Hite also stressed the issue for non-certified personnel that no schools usually means no paycheck. He told them that everyone was going to continue to draw their normal pay, but that non-certified staff will be working in some different areas.
Some will be assisting the custodial staff in the cleaning process; while others will be riding with bus drivers around the county to address another issue being caused by the closure of the schools — food.
“We all know that there are children in our school corporation that depend on getting a school lunch and breakfast,” Hite said. “We’re going to do everything we can to make sure that we get food into the hands and stomachs of those children.”
Hite said that parents would be able to sign their children up for meal delivery, and that those requesting the meals would be plotted on maps, with bus drivers going out during the day for door to door deliveries, with non-certified personnel taking the meals to each door.
“There are people who are saying that the only reason we’re doing this is to keep our numbers up for our CTE program, Hite said, referring to the program that provides free breakfasts and lunches to all students in grades K-8.” Number count has nothing to do with that. We have the grant even if we never serve a meal. This program is happening because our school board saw the need, and agreed to fund getting meals to students 100-percent. Our school board saw this need for our students and stepped up to help meet it.”
Hite said that the meal delivery will be:
• Today (Thursday, March 19th) and tomorrow (Friday, March 20th) as it has been all this week.
• There will be no delivery next week, the week that would have been the normal Spring Break week.
• The second week, which is an extended Spring Break, there will again be meal delivery.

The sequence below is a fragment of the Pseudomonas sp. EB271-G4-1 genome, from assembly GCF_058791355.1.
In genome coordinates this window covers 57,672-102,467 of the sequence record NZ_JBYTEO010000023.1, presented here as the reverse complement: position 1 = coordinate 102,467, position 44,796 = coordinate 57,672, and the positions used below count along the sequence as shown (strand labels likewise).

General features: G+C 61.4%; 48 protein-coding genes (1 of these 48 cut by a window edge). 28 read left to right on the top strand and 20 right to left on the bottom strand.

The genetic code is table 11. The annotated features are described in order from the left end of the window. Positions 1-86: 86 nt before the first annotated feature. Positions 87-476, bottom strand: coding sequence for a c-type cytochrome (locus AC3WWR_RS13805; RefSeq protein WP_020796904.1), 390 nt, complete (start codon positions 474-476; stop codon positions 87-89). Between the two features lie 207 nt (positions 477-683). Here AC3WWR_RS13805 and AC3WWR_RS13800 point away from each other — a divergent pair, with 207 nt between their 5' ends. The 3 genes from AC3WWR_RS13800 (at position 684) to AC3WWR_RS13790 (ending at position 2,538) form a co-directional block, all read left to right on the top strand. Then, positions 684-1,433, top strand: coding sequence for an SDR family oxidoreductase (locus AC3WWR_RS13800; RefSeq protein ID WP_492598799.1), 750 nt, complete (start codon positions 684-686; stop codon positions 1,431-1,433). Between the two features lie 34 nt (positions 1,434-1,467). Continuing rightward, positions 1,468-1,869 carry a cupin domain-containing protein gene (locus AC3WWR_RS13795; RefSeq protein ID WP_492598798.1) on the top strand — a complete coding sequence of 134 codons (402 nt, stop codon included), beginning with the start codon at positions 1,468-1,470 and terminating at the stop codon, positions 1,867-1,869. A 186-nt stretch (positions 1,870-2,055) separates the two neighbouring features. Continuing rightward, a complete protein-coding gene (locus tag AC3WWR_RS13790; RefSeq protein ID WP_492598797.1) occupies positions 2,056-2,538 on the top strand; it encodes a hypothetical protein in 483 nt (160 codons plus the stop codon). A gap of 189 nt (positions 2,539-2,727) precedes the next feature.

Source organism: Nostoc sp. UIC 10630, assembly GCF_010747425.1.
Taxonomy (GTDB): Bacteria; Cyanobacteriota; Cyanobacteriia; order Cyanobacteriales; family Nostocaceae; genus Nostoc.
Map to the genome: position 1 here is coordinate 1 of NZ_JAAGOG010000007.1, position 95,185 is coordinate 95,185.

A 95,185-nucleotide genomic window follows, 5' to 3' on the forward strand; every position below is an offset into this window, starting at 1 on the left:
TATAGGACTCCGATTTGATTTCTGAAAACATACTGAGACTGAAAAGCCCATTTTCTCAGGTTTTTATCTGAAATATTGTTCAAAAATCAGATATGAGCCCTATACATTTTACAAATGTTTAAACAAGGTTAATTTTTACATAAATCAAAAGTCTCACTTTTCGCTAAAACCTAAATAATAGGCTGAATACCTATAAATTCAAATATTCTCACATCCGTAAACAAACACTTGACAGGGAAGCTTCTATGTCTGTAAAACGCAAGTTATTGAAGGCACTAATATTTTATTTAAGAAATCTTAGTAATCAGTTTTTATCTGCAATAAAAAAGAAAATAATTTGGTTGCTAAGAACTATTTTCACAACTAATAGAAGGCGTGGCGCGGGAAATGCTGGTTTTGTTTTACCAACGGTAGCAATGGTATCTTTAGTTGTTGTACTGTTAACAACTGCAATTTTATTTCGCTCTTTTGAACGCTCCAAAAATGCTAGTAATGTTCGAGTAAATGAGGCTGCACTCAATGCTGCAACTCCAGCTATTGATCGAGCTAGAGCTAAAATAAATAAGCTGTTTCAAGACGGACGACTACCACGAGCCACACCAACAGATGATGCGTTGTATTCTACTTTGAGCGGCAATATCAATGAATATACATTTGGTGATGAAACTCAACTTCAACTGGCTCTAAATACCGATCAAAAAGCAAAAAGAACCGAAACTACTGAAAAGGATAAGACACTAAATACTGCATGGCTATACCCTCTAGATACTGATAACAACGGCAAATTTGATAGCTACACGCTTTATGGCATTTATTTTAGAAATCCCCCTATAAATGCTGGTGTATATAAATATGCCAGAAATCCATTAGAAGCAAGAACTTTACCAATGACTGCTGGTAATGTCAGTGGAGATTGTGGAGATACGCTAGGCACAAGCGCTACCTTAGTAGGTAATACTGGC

• The fourth week, which is the second e-learning week, there will be deliveries from Monday, April 6th to Thursday, April 9th. There will be no meal deliver on Friday, April 10th, because school is scheduled to be closed that day because of the Good Friday holiday.
Hite said that Indiana Governor Eric Holcomb has given schools 20 days that can be waived from the school calendar without having to make them up. Under the current plan, the Switzerland County School Corporation will be using five of those days: the second week of extended Spring Break.
“We’re going to keep those other 15 days in our back pocket, because you don’t know what’s going to happen,” Hite told the staff.
By the end of the meeting, the superintendent took a moment to reassure his staff and to let them know just how much he appreciates their efforts.
“I stopped a couple of teachers earlier, our retirees,” Hite said. “And I can tell you that throughout the past three days, they’ve been on my mind more than anybody else. They said goodbye to students today. Nobody knows what could happen over the course of the next month. They’re saying that this is going to get a little worse before it gets better. Bringing us back together and getting to work side by side with those people for five hours a day — have a good time with them, help them enjoy what’s going on.
“Other the other side of that — and being a history teacher is why this hits me so much,” Hite continued. “You are living history. I told the senior class today when I went into their classrooms, ‘When you’re 45 or 50 years old, you’re going to look back and tell your kids, you won’t believe what happened when I was in school, right? We all heard those stories from our parents and grandparents — you’re living it.”
At Rising Sun, Superintendent Brandon Roeder has a little bit more time. Rising Sun students began a two-week Spring Break this week, so he’s spent this week preparing for all possibilities while holding off on an official decision as long as possible.
Roeder said that his staff has not had experience holding e-learning days, but said that he was bringing in his teaching staff this past Tuesday, March 17th, to do some training on e-learning in the event that it needs to be implemented once the Spring Break is over.